And my question is, thank you for sharing my question, Michael is, is there a space for people to make those mistakes and learn because I think that’s part of the fear, right? The fear is, I don’t know, what’s the right terminology. And it’s similar to someone asking me or not knowing whether they can refer to me as Black or African American. So then they just try to avoid eye color. And it’s I’m okay with them saying, I’m not really sure what the right terminology is. And I can say, You know what? I’m not either, because someone who looks like me standing next to me the same skin tone as me might say, they’re, they’re African American. And I say, I’m black. So it’s okay to ask. And I’m okay with someone making that mistake, because I know that I expect everyone to know. And I think so that’s where we got to. That’s, that’s the crux of the challenge that we have run on di is just that example itself. I did not know that saying visually impaired is not appropriate. Right? Well, no.
Michael Hingson 25:46
And let me let me be real clear. Most people still say that, including blind people, I’m saying, think about the concepts of visually impaired visually, visually, what does that have to do with it? Because I don’t look different because I’m blind. Impaired. That means that I’m generally in the fear world considered less, because I’m not impaired, but you’re visually impaired. And so the issue is, I think blind people are still learning that words matter. So to answer your question, yes, there is always space. And some people might be offended, just like there are people of different races, who may be offended if you call them one thing or another. But there certainly should be space to deal with it. I was in a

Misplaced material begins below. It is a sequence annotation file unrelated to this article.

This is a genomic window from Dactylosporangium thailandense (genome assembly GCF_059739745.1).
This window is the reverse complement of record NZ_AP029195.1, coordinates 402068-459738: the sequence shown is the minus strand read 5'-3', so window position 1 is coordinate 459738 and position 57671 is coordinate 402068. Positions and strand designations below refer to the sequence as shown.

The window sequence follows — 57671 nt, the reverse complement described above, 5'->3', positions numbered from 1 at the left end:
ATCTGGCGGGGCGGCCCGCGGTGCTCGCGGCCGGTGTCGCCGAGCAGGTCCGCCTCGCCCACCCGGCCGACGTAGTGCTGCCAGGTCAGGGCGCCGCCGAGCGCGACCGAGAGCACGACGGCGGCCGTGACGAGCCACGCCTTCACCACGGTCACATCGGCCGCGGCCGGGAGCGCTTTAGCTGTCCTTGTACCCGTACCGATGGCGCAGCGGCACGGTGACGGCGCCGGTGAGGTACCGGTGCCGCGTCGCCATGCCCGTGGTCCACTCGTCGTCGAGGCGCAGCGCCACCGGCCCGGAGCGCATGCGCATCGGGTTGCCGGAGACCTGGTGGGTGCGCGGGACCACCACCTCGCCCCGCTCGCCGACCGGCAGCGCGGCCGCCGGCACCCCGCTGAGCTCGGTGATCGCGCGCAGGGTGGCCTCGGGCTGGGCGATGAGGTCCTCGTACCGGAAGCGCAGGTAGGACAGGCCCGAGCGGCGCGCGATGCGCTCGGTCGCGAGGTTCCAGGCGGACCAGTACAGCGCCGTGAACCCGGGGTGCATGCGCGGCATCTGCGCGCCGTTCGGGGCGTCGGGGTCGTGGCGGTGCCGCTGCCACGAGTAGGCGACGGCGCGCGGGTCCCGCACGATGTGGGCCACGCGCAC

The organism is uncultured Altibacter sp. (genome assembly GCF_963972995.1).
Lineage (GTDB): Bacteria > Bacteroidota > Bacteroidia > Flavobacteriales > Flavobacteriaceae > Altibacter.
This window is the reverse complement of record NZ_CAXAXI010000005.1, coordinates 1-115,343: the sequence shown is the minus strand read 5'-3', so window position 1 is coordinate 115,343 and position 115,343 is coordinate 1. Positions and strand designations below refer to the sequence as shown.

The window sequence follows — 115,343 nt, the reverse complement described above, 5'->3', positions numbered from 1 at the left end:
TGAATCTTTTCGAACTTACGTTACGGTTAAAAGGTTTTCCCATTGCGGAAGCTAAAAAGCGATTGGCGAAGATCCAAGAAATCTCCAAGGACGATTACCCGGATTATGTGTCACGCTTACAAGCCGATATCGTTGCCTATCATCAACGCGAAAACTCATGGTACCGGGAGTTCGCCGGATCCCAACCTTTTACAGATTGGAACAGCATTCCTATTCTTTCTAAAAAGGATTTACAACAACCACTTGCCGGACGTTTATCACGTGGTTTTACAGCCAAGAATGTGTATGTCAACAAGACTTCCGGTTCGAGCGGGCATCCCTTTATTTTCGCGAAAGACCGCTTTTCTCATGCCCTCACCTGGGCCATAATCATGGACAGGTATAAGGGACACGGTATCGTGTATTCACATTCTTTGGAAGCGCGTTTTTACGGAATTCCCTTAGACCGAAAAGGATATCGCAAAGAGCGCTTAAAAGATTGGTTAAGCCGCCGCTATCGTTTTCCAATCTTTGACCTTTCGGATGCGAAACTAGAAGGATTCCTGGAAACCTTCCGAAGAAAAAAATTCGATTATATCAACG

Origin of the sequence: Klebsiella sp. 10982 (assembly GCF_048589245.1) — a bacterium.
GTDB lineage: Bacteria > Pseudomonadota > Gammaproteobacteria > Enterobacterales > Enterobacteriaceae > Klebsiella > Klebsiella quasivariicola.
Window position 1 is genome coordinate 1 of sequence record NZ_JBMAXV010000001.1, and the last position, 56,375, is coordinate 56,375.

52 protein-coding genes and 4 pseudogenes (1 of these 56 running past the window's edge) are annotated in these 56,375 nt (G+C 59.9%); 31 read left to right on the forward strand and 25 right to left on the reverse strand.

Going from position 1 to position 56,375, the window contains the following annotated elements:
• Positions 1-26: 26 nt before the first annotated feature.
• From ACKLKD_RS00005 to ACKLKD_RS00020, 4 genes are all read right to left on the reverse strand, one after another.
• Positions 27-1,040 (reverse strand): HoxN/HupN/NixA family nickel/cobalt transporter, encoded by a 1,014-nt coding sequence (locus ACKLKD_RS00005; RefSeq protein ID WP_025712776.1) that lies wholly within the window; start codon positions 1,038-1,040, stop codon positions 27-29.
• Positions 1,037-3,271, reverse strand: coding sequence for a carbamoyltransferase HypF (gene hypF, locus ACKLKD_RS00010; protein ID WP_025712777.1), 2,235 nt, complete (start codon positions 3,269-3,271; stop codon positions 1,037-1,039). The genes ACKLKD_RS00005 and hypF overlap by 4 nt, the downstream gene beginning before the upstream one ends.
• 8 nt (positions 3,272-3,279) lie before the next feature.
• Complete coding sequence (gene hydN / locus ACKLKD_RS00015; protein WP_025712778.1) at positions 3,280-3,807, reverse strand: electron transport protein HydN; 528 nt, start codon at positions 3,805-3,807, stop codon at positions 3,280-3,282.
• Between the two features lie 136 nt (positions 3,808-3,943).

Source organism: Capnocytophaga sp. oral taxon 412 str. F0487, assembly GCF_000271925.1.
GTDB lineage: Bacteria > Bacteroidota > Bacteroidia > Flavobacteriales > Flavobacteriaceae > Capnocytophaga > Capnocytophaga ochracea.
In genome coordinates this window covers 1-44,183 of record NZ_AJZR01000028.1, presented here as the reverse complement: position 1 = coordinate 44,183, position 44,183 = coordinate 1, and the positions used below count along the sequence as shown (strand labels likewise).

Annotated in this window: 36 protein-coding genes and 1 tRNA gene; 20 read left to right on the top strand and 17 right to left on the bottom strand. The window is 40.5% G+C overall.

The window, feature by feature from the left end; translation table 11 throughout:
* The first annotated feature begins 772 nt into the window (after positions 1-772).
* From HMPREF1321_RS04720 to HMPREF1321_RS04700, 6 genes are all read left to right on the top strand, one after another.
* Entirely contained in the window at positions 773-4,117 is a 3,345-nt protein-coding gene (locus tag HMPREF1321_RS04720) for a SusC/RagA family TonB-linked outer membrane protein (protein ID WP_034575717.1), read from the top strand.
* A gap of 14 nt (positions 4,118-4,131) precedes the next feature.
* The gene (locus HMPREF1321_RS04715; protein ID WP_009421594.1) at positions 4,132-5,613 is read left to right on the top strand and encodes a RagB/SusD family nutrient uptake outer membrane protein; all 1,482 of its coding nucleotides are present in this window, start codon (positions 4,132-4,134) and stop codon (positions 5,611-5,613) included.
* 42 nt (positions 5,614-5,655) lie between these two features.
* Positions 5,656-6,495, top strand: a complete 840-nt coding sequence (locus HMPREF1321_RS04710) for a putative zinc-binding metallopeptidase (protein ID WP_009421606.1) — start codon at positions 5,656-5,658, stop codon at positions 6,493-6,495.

position to educate and to learn. Sure,
Michael Hingson 26:38
absolutely. And that is really what it’s all about. I was in a shopping mall, or actually at a store and an IKEA store. And this young man came up to me and he said, I’m sorry. And I said, Why are you sorry? And he said, I’m sorry, you can’t see. And my immediate reaction, and I said it was well, I’m really sorry that you can Why are you sorry? Well, you can’t see. I love that. Yeah, yeah. And I said, Look, I say really doesn’t have anything to do with it. And by that time, his mother came over and dragged him away, which goes back to what you said before, so we didn’t get to continue the discussion. But the reality is, I think on all sides, we need to recognize that words matter. And we do need to change and have the conversation. So it is something that is extremely important to do, because the reality is I’m not impaired. If we want to deal with it that way, then you are blind impaired. And I’m just as correct to say that, as you are saying that I’m vision are visually or sight impaired. And and both of those are not the way we should really deal with it.
Martine Kalaw 27:50